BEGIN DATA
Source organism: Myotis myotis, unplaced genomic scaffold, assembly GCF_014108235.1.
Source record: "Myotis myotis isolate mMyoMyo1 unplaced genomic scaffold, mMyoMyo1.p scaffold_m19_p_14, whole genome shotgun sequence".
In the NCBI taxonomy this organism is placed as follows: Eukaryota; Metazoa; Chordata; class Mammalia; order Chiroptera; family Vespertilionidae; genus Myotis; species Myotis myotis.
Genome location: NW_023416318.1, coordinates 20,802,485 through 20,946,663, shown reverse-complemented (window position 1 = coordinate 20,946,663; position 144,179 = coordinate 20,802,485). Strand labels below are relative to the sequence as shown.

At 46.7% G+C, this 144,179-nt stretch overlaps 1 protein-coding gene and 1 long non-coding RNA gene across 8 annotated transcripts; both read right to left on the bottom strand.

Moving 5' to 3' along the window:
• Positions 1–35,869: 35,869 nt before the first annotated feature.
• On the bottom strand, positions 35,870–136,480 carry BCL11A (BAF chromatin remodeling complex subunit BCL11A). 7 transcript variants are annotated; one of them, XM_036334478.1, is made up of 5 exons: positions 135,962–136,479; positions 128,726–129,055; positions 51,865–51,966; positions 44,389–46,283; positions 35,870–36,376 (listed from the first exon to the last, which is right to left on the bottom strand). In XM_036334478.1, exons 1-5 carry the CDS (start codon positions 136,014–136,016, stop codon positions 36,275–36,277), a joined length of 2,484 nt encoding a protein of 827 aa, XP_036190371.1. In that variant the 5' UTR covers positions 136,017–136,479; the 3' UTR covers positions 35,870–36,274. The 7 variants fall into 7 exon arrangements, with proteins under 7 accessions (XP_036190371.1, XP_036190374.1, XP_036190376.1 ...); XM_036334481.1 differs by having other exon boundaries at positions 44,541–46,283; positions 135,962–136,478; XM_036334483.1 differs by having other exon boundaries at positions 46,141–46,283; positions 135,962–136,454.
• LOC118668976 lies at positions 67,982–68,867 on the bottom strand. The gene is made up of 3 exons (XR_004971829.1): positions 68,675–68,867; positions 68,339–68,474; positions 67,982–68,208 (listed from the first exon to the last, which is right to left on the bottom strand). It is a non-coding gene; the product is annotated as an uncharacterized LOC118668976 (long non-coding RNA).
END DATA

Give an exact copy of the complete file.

Source organism: Myotis myotis, unplaced genomic scaffold, assembly GCF_014108235.1.
Source record: "Myotis myotis isolate mMyoMyo1 unplaced genomic scaffold, mMyoMyo1.p scaffold_m19_p_14, whole genome shotgun sequence".
In the NCBI taxonomy this organism is placed as follows: Eukaryota; Metazoa; Chordata; class Mammalia; order Chiroptera; family Vespertilionidae; genus Myotis; species Myotis myotis.
Genome location: NW_023416318.1, coordinates 20,802,485 through 20,946,663, shown reverse-complemented (window position 1 = coordinate 20,946,663; position 144,179 = coordinate 20,802,485). Strand labels below are relative to the sequence as shown.

At 46.7% G+C, this 144,179-nt stretch overlaps 1 protein-coding gene and 1 long non-coding RNA gene across 8 annotated transcripts; both read right to left on the bottom strand.

Moving 5' to 3' along the window:
• Positions 1–35,869: 35,869 nt before the first annotated feature.
• On the bottom strand, positions 35,870–136,480 carry BCL11A (BAF chromatin remodeling complex subunit BCL11A). 7 transcript variants are annotated; one of them, XM_036334478.1, is made up of 5 exons: positions 135,962–136,479; positions 128,726–129,055; positions 51,865–51,966; positions 44,389–46,283; positions 35,870–36,376 (listed from the first exon to the last, which is right to left on the bottom strand). In XM_036334478.1, exons 1-5 carry the CDS (start codon positions 136,014–136,016, stop codon positions 36,275–36,277), a joined length of 2,484 nt encoding a protein of 827 aa, XP_036190371.1. In that variant the 5' UTR covers positions 136,017–136,479; the 3' UTR covers positions 35,870–36,274. The 7 variants fall into 7 exon arrangements, with proteins under 7 accessions (XP_036190371.1, XP_036190374.1, XP_036190376.1 ...); XM_036334481.1 differs by having other exon boundaries at positions 44,541–46,283; positions 135,962–136,478; XM_036334483.1 differs by having other exon boundaries at positions 46,141–46,283; positions 135,962–136,454.
• LOC118668976 lies at positions 67,982–68,867 on the bottom strand. The gene is made up of 3 exons (XR_004971829.1): positions 68,675–68,867; positions 68,339–68,474; positions 67,982–68,208 (listed from the first exon to the last, which is right to left on the bottom strand). It is a non-coding gene; the product is annotated as an uncharacterized LOC118668976 (long non-coding RNA).